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San Domenico School News & Events

#FacesOfSD: Meet Amanda Tredinnick, Upper School Dean of Students and AP US History Teacher

Amanda Tredinnick


Get to know our SD community! #FacesOfSD

Amanda Tredinnick, or “Miss T.” as she is known throughout Upper School, serves as the Upper School Dean of Students and is an AP United States History Teacher. She is an MS'01 alum of San Domenico, and is a natural choice to lead US students, knowing first-hand what an SD education means. After graduating from Gonzaga University with a degree in History and Social Studies teaching credential, Amanda returned to SD in 2009 as a history teacher and Student Council moderator. After six years teaching multiple courses in the history department, Amanda became Dean of Students in the fall of 2015. In this role, Amanda has the privilege of supporting all Upper School students through their high school career - a dream first planted during her early years in education. Outside of work, Amanda can be found exploring San Francisco, cheering on the Gonzaga Bulldogs, and enjoying time with friends and family - especially her niece and nephew. Go Panthers!

"My favorite part of being a member of the San Domenico community is the time I get to spend outside of the classroom with my students - moderating Student Council, cheering them on in an athletic competition or theatrical production, or planning Spring Discovery. San Domenico is truly a family!"

Q. Why did you choose to work at San Domenico?

A. I am an alum of SD Middle School, my mom went to SD through Upper School, and I feel as though I grew up on this campus - SD is in my blood!

Q. What is your favorite annual event at SD?

A. There is a running joke among my colleagues that I choose a different "favorite SD event" depending on the day - there are so many. If I had to choose, I would say I love the Student Teacher Basketball Game. I am quite gifted at making a fool of myself in front of the student body - enthusiasm over talent!

Q. What activities do you participate in at SD?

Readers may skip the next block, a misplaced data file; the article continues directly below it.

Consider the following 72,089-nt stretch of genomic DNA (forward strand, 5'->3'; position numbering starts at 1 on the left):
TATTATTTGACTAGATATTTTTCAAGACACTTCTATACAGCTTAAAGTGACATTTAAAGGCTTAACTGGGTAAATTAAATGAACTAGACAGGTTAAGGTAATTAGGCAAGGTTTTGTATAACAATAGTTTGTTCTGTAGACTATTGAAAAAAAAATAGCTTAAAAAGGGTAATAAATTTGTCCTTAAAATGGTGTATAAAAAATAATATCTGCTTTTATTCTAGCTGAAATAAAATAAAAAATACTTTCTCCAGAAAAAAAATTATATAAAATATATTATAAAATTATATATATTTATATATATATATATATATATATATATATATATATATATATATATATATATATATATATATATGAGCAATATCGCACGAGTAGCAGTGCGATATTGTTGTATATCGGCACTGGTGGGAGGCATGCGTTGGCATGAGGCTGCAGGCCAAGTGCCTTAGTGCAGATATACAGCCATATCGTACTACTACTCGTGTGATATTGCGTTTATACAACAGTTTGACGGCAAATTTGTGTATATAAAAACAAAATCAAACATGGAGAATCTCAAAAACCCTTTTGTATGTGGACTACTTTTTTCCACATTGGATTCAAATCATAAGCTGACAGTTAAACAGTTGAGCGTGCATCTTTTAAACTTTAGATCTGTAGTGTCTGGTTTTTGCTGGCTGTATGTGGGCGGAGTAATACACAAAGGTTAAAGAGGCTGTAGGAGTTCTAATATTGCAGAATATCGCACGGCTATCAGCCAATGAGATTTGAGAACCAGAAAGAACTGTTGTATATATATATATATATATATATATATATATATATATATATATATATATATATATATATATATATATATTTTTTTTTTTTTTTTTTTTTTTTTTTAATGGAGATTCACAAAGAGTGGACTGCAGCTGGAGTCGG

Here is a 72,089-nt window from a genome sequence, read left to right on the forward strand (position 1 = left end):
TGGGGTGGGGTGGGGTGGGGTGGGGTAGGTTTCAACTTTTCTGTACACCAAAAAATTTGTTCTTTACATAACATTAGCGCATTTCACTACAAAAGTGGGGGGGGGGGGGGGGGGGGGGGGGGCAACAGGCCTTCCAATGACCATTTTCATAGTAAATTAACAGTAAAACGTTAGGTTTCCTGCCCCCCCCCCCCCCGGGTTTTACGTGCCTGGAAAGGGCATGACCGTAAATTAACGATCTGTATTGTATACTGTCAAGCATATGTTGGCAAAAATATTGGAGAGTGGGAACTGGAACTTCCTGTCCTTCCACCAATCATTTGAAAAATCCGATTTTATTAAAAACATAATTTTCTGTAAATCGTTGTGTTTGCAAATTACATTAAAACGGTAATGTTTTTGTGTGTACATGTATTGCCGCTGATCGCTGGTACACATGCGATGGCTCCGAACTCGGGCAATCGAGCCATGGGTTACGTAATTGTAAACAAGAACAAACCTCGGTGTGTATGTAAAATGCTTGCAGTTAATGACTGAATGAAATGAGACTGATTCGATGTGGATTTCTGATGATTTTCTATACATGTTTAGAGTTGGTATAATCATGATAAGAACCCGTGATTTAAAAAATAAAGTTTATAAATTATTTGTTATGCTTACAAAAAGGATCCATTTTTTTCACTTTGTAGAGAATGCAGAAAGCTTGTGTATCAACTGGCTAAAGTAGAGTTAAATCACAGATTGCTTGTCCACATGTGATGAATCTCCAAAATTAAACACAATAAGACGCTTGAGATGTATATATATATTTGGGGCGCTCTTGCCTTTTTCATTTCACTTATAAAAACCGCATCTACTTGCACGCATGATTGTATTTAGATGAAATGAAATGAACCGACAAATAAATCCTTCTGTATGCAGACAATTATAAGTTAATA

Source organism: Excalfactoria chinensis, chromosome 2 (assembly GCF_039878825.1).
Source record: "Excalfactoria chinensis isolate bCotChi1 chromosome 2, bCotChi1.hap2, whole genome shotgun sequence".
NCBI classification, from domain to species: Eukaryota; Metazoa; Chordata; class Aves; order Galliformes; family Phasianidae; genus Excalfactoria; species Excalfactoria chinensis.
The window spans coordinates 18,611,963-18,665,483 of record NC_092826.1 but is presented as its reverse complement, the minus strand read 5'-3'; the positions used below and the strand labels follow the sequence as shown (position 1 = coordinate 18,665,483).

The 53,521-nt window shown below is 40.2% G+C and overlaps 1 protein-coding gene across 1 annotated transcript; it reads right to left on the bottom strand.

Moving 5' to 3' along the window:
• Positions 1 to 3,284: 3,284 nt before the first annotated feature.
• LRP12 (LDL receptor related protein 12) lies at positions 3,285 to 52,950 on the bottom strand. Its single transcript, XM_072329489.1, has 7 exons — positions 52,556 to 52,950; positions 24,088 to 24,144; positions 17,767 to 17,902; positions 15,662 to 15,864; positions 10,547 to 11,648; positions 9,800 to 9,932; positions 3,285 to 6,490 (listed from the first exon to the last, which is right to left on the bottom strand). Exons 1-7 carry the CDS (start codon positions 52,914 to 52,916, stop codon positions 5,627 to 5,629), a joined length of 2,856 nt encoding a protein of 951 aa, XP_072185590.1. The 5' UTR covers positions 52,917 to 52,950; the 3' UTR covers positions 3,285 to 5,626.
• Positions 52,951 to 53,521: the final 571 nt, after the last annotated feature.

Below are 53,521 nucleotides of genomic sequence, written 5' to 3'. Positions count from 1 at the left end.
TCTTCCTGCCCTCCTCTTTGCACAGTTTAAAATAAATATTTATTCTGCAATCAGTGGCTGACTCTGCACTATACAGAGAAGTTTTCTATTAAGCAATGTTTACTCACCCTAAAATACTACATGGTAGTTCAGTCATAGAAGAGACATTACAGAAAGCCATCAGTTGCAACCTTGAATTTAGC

A. I moderate the Upper School Student Council. Right now, we are focused on celebrating Halloween in a safe way. I'm blown away by their creativity and positivity, despite these crazy circumstances.
Q. Do you have any hidden talents?

A. While not necessarily a talent, I am known for my dramatic interpretations of historical events - my students call them my "one-woman shows." While I have always had theatrical aspirations, I don't think Broadway is going to come knocking anytime soon!

Q. What makes a “good day” at school?

A. I love Thursdays at school. In a non-Covid world, I usually start that day with Student Council (and donuts!), and we end with co-curriculars, where students choose an activity based on their interest. The energy in the Upper School is lighthearted and upbeat on Thursdays. But really, all days where I get to be with the kids are good days.

Q. What is your favorite place in the world?

A. I have three: my parents' backyard on a sunny summer afternoon (with a good book), Spokane, Washington in the fall, and a classroom filled with laughing students.
Q. When do you feel joyful?

A. I feel most joyful when I am with my extended family, enjoying a delicious meal that my sister (our resident master chef!) prepared. The louder the dinner table conversation, the better.

Q. What is your ideal weekend?

A. My ideal weekend includes time with my twin niece and nephew, dinner with friends at our favorite San Francisco restaurant, and some sort of exciting sporting event on TV - I live for March Madness! Go Zags!

Q. What are your “trapped on a desert island” books or movies?

A. If I can amend this to my desert island "tv shows," I would say a regular rotation of "The West Wing," "New Girl," and "Friends." Really, I'm just hoping this desert island has Netflix.

Q. What personal accomplishments have filled you with pride?

A. I feel so proud to have taught so many incredible individuals over the past 11 years. It has always been my goal to make U.S. history accessible and relevant - I don't know if there is a more important time to be learning about, debating, and unpacking history. To me, there is nothing better than watching my students engage in lively discussion with each other. My goal has always been to encourage a sense of civic duty in my students, no matter where they were born - they get so sick of me telling them that there is nothing more important than voting! When alums send me photos of their first ballot or "I voted" sticker - that is when I am most proud.